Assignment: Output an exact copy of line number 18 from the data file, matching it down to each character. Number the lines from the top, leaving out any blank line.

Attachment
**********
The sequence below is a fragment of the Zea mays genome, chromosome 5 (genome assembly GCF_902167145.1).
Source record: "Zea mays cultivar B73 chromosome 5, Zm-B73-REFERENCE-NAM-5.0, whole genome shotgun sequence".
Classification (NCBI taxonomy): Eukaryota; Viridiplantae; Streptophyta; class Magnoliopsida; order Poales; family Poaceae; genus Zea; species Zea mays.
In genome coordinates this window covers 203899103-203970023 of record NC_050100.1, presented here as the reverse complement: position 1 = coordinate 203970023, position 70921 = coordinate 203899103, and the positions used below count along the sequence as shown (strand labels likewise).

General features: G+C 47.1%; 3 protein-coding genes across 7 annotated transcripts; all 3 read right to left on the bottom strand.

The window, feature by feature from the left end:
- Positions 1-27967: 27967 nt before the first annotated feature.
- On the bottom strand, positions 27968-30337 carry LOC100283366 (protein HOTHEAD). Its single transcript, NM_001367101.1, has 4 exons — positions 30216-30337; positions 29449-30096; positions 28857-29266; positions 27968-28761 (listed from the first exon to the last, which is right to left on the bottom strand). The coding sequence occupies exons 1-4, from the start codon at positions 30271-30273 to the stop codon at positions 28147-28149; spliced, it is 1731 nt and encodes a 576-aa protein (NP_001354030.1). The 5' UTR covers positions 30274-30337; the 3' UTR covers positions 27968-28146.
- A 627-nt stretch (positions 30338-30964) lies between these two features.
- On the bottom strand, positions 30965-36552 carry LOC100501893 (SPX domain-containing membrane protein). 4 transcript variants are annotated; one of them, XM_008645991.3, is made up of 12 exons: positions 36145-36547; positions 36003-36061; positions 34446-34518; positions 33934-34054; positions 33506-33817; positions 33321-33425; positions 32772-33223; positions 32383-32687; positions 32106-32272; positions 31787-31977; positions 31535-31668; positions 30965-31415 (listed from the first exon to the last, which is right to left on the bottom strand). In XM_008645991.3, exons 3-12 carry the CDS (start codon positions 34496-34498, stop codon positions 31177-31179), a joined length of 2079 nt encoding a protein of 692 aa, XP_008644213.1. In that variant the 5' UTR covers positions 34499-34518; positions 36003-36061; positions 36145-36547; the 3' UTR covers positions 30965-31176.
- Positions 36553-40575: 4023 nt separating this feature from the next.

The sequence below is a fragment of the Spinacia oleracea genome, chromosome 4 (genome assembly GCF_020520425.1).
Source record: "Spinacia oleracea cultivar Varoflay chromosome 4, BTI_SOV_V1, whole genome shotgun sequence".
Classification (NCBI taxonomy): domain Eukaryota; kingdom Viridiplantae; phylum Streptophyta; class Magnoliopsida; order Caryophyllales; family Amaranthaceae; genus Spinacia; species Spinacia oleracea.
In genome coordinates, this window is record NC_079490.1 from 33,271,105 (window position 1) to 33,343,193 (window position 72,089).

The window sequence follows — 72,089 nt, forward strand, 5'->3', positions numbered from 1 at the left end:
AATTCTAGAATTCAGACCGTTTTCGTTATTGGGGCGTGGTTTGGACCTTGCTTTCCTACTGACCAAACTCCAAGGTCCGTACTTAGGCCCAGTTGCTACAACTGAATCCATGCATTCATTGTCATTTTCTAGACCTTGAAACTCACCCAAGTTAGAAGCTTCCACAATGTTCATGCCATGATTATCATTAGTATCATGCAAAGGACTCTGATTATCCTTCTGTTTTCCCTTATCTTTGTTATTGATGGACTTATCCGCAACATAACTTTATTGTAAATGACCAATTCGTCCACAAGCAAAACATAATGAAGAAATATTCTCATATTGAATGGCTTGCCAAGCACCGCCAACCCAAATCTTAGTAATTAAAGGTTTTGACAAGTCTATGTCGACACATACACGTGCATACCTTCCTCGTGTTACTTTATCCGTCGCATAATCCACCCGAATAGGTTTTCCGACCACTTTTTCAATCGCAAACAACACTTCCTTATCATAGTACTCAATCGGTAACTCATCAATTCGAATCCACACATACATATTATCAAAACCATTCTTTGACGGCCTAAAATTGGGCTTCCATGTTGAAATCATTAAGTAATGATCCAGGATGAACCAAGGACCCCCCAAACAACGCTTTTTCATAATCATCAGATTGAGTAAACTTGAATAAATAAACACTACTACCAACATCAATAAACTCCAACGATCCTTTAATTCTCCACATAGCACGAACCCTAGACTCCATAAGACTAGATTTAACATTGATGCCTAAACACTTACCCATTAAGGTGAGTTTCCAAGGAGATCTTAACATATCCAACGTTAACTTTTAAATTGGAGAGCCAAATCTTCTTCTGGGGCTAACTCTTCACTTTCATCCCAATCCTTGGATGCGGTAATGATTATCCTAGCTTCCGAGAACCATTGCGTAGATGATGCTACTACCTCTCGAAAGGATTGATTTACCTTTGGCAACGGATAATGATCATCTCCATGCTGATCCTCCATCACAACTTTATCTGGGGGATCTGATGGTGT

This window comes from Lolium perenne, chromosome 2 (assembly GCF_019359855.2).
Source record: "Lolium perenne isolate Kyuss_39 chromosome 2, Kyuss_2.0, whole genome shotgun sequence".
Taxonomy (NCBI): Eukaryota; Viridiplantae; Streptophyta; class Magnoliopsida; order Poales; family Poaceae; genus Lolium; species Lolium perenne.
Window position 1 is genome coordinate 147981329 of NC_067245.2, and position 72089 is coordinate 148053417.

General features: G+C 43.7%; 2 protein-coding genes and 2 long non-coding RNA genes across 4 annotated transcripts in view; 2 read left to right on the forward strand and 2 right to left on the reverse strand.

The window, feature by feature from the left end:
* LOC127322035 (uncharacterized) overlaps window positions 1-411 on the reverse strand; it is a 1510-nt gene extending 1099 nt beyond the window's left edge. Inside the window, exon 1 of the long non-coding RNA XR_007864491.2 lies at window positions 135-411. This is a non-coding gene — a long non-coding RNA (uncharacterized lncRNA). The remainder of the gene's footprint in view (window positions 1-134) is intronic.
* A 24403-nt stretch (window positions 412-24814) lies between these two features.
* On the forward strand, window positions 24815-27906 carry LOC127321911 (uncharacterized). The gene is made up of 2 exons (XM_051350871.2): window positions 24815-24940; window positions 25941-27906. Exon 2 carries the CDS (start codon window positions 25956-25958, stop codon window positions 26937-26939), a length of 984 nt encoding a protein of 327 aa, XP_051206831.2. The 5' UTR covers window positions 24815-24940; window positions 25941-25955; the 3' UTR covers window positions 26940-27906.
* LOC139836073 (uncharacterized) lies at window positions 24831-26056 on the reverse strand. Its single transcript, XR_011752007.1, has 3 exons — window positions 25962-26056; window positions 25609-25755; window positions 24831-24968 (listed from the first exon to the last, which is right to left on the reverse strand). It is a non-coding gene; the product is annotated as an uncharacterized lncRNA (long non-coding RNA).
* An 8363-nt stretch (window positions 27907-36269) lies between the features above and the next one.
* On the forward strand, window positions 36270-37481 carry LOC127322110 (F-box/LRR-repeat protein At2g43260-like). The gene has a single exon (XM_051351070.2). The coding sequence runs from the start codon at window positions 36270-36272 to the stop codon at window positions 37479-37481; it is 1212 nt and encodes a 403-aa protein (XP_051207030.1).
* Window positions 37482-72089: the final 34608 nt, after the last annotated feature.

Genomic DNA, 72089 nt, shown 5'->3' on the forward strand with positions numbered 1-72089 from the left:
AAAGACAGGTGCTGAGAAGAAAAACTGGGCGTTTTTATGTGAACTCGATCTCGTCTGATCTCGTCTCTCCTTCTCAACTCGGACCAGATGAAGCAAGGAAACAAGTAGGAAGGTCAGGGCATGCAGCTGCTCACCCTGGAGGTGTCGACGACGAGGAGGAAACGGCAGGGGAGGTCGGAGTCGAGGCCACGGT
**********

This window comes from Lolium perenne, chromosome 2 (assembly GCF_019359855.2).